Advocates for US domestic workers bill stay stubborn and strong for equal rights

Jessica Buchleitner – WNN Features

Mexican immigrant domestic workers protest on the streets
Mexican immigrant domestic workers protest on the streets of San Francisco, California in 2011. As they march, they plea for equality under law mandates for work entitlements and protection. Even though the AB889, known as The California Domestic Workers Bill of Rights, has been shelved for now by legislators, the needs for domestic workers continue. Image: CA Domestic Workers Coalition and Mujeres Unidas y Activas

(WNN) San Francisco, CALIFORNIA, U.S.: While employed as a “home-care worker,” Teresa, a Mexican national, often returned to her own home after a day of work demeaned and discouraged. She didn’t talk about it at first, but often witnessed abuse in the house where she worked, watching the disabled woman she cared for each day being torn down by a constant stream of verbal and psychological abuse that came from a domineering mother, a mother who was also Teresa’s heavy handed employer.

For minority immigrant women, domestic service occupations in the United States generally do not provide any bridge or transition to other, better jobs. These jobs are often referred to as an ‘occupational ghetto’ since many of the women end up working for decades in ‘locked-down’ professions.

The 2007 report, Behind Closed Doors: Working Conditions of California Household Workers, conducted intensive research on household workers in California showing that the job primarily consists of female immigrants. It also shows a large disparity between many employers and their employees.

“She made me feel horrible,” explained Teresa describing her abusive employer in a public report made to the National Domestic Workers Alliance. “…and [she] told me I was stupid and I wasn’t worth anything.”

Living in public housing in a San Francisco (California USA) southeastern neighborhood, Teresa has lived her life as a single mother with five children. Many days as her children grew up without her they waited late for their mother to come home. In Mexico Teresa worked in the fields and the factories, but after immigrating to San Francisco she began cleaning homes and caring for children and people with disabilities, a caring that has now lasted for over 20 years.

Findings show household workers often work in substandard and exploitative conditions earning poverty wages many times too low to support their own families. They also lack access to optimum health care. Many are ‘unaffiliated’ workers who work as independents with few opportunities for work in other fields. They are also many times kept away from receiving career training or advancement because of the intensity of their day-today work.

Fear of Deportation

If Teresa didn’t work long hours, if she took time off to care for a sick child at home or took “too long” with employer-based-errands she could be threatened by employers with something she fears the very most – the status of her immigration.

Threats of police escorted deportation can be used at any moment, at any time, in order to keep nannies and homecare workers ‘in-line.’ It is this fear of deportation that makes these women the most vulnerable to danger while working.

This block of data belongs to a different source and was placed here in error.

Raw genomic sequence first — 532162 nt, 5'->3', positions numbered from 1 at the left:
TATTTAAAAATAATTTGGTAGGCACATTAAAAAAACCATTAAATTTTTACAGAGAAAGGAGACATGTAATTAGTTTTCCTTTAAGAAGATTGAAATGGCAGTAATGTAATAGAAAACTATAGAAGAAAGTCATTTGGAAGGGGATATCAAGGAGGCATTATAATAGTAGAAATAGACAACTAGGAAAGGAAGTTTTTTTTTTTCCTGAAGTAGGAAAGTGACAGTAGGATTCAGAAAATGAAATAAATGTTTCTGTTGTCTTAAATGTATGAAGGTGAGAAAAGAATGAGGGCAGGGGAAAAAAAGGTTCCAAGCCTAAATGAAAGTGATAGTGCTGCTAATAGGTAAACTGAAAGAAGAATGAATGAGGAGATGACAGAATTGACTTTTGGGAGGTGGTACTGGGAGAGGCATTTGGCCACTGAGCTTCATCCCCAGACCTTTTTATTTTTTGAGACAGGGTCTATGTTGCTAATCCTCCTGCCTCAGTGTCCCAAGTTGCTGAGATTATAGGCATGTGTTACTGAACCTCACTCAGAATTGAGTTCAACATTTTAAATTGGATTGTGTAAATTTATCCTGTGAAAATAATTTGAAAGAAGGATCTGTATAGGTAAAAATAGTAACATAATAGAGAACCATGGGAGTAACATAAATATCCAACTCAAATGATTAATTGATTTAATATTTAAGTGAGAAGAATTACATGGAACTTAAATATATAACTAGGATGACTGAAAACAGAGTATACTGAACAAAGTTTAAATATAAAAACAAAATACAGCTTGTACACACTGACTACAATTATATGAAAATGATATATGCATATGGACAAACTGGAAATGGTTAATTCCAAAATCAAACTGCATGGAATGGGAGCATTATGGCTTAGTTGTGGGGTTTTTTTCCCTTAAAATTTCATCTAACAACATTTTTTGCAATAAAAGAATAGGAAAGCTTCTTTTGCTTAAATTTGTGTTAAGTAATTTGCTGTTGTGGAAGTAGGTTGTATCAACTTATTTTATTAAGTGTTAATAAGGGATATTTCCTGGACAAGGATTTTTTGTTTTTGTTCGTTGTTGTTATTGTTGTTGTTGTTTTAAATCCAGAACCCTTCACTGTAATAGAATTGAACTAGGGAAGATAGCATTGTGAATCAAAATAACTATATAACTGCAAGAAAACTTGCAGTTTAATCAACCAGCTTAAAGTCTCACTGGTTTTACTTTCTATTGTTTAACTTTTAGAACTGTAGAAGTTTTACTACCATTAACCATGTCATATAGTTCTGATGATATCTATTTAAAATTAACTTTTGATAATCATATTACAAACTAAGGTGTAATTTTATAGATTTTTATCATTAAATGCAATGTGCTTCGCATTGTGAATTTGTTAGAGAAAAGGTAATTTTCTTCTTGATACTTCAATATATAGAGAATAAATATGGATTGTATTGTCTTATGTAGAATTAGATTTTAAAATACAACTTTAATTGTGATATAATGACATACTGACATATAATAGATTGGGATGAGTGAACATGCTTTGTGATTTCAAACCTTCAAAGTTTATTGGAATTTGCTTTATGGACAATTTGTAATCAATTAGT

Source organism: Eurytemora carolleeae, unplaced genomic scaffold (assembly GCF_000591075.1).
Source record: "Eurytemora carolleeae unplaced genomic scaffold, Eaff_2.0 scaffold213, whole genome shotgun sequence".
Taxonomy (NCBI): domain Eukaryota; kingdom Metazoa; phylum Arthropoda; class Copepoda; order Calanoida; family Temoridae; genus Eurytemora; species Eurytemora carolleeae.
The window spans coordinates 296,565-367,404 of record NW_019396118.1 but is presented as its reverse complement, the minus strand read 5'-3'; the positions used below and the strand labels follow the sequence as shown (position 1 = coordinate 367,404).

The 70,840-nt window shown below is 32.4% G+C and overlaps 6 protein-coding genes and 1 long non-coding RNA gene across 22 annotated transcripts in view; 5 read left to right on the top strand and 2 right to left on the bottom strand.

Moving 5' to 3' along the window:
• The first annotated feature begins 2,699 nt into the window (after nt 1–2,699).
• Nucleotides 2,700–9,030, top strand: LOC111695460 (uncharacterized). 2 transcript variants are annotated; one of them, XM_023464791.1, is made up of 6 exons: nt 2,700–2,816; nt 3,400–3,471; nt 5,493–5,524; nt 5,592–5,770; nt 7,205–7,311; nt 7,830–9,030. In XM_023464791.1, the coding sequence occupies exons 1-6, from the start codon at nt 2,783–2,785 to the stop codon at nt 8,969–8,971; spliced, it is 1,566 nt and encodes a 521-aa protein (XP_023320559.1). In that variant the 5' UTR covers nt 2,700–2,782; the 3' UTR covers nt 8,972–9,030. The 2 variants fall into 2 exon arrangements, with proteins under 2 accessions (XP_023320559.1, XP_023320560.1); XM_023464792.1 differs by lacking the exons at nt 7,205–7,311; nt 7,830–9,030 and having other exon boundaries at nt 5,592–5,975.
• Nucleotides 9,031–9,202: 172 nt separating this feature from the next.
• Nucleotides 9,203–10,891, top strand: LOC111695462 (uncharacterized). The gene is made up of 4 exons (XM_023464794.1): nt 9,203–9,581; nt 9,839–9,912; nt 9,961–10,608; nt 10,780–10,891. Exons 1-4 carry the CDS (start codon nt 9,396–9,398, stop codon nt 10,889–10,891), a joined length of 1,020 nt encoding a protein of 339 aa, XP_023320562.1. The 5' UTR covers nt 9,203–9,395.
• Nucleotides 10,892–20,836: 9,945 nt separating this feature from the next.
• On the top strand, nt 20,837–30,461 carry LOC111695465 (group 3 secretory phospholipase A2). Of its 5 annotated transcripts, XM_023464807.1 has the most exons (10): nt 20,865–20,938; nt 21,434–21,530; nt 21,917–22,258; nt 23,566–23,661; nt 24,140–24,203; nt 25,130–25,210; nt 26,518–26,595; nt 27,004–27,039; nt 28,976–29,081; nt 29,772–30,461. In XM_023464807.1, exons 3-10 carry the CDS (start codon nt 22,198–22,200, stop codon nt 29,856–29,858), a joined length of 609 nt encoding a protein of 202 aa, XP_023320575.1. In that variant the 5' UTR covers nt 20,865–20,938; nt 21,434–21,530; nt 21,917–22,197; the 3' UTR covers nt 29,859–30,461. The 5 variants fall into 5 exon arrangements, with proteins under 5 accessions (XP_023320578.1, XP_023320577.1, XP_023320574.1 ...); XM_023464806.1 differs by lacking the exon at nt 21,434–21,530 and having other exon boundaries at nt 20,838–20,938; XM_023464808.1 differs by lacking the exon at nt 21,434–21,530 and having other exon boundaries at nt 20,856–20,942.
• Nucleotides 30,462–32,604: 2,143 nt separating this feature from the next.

Knowing Teresa’s fears, her employer demands didn’t just include a list of long work hours. Another (male) employer demanded sex from Teresa as well. At one point the demanding happened so often Teresa was forced to quit her job to prevent the ongoing, and torturous, harassment.

In spite of these conditions Teresa has genuinely cared and had deep concern for the children and families of those she has worked for. “I do this work because there are people who need my attention, my patience, and the services I provide,” she shares.

Unlike most Americans Teresa has never had a vacation. She has also never been granted a sick day. Some of her employers have at times even rejected her requests for food or her attempts to take a simple rest break.

While the numbers are hard to track, the California Domestic Workers Coalition says Latina domestic workers currently number approximately 200,000 in the State. Although this number is hard to officially quantify without IRS documentation, many immigrant women are known to be the primary income earners for their families. At the same time many women are denied the same fundamental labor protections granted to countless other California workers.

De-valuing the work of Immigrants

“They have been forced to sleep in rooms without heat, on hard floors, or in moldy basements. At times they use hazardous materials without any safety warnings,” says a 2006 report on Domestic Workers Rights in the United States prepared by the University of North Carolina School of Law Human Rights Policy Clinic for the United Nations Human Rights Committee that is part of the OCHR – Office of the United Nations High Commissioner for Human Rights in Geneva, Switzerland.

“Domestic workers are often severely underpaid and without overtime wages,” continues the report. Unfortunately, U.S. laws are inadequate and their enforcement is insufficient…,” stressed the Committee.

A general lack of language skills, coupled with limited understanding of human rights and knowledge of U.S. labor laws, has left most immigrant women workers unable to negotiate or assert better wages or work conditions from employers who may be unethical. Those who are undocumented, or have visas with time limitations like numerous Latina domestic workers, live in constant fear of being deported. This is a vulnerability that leaves them unprotected under conditions of employment that may be critical to their safety.

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